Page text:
# parallel_sort Template Function

## Summary

Sort a sequence.

`#include "tbb/parallel_sort.h"`

## Syntax

```template<typename RandomAccessIterator>
void parallel_sort( RandomAccessIterator begin, RandomAccessIterator end );

template<typename RandomAccessIterator, typename Compare>
void parallel_sort( RandomAccessIterator begin, RandomAccessIterator end,
const Compare& comp );

template<typename Container>
void parallel_sort( Container c );

template<typename Container>
void parallel_sort( Container c, const Compare& comp );
```

## Description

Sorts a sequence or a container. The sort is neither stable nor deterministic: relative ordering of elements with equal keys is not preserved and not guaranteed to repeat if the same sequence is sorted again. The requirements on the iterator and sequence are the same as for std::sort. Specifically, RandomAccessIterator must be a random access iterator, and its value type T must model the requirements in the table below.

Requirements on the iterator type It and its value type T for parallel_sort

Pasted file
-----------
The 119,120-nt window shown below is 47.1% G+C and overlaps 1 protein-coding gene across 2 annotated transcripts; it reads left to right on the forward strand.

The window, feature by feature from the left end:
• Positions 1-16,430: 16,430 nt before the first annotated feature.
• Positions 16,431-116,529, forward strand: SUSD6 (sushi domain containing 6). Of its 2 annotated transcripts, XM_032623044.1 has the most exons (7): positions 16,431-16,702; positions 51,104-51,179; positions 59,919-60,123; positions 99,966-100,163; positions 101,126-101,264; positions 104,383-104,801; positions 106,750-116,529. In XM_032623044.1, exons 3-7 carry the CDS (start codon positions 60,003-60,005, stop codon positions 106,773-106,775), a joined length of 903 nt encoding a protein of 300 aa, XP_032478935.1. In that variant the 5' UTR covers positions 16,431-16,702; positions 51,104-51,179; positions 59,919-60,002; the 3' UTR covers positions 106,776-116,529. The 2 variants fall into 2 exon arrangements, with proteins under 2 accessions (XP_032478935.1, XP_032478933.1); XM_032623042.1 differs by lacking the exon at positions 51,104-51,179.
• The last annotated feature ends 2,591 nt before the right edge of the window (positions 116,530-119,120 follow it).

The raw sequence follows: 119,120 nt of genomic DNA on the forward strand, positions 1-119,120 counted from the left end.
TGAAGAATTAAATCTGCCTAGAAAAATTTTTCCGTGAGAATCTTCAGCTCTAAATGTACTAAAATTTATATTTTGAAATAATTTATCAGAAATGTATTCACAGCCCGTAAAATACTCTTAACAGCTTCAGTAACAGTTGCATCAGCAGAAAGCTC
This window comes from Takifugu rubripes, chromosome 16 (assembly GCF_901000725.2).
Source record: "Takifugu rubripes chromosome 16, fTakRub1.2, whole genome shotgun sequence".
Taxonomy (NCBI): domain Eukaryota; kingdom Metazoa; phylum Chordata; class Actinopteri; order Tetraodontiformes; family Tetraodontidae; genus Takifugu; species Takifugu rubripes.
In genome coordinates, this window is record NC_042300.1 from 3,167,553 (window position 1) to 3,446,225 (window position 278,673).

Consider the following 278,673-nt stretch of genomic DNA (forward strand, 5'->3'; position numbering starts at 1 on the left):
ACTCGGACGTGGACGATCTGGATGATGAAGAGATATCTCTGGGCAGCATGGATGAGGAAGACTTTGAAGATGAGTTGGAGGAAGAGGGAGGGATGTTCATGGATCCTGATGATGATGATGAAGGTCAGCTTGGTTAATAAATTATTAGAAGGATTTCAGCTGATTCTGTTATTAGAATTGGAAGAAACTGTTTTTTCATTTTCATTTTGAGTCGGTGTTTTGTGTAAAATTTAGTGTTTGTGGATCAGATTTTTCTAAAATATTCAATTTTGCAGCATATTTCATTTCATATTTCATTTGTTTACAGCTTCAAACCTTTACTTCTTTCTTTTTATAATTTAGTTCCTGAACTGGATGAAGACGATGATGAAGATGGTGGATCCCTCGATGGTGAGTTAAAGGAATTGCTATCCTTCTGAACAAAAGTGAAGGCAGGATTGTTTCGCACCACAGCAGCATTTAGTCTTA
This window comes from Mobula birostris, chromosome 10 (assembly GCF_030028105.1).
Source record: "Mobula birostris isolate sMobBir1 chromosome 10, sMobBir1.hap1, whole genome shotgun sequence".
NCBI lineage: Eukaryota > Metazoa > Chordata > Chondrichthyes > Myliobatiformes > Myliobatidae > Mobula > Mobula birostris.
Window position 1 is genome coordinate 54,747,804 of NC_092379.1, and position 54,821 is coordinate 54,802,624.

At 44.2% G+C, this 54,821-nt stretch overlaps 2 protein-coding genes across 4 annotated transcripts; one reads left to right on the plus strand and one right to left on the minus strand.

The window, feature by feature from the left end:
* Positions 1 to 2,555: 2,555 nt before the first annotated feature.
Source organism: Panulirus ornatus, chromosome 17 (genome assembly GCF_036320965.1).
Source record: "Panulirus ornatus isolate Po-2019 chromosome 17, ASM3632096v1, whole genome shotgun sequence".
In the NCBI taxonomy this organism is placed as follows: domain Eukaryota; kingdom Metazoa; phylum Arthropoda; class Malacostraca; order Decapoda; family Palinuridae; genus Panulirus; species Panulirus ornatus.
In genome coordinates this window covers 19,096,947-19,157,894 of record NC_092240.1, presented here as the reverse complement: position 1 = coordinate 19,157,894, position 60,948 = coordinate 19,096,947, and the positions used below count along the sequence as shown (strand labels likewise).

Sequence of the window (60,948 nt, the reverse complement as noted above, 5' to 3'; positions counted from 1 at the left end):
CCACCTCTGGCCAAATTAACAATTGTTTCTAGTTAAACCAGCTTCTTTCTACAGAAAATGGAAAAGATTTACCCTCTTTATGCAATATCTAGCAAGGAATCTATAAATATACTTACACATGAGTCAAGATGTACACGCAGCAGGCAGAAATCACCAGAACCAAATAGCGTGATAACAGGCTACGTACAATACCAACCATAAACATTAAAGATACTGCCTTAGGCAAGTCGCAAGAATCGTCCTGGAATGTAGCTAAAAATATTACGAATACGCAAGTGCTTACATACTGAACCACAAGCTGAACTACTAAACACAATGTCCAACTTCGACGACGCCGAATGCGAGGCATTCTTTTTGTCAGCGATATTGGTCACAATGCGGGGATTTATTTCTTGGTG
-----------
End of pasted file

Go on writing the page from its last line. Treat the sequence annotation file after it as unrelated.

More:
Pseudo-Signature

Semantics

void iter_swap( It a, It b )

Swaps the values of the elements the iterators a and b are pointing to.

bool Compare::operator()(const T& x, const T& y)

true if x comes before y and false otherwise.

A call parallel_sort( begin, end, comp ) sorts the sequence [begin, end) using the argument comp to determine relative orderings. If comp( x, y ) returns true then x appears before y in the sorted sequence.

A call parallel_sort( begin, end ) is equivalent to parallel_sort( begin, end, std::less<T> ).

A call parallel_sort( c[, comp] ) is equivalent to parallel_sort( std::begin(c), std::end(c)[, comp] ).

Complexity

parallel_sort is comparison sort with an average time complexity of O(N×log(N)), where N is the number of elements in the sequence. When worker threads are available, parallel_sort creates subtasks that may be executed concurrently, leading to improved execution times.

## Example

The following example shows various forms of parallel_sort. Arrays a and c are sorted using the default comparison, which sorts in ascending order. Arrays b and d are sorted in descending order by using std::greater<float> for comparison.

```#include "tbb/parallel_sort.h"
#include <math.h>

using namespace tbb;

const int N = 100000;
float a[N], b[N], c[N], d[N];

int main() {
for( int i = 0; i < N; i++ ) {
a[i] = sin((double)i);
b[i] = cos((double)i);
c[i] = 1/sin((double)i);
d[i] = 1/cos((double)i);
}
parallel_sort(a, a + N);
parallel_sort(b, b + N, std::greater<float>());
parallel_sort(c);
parallel_sort(d, std::greater<float>());
return 0;
}
```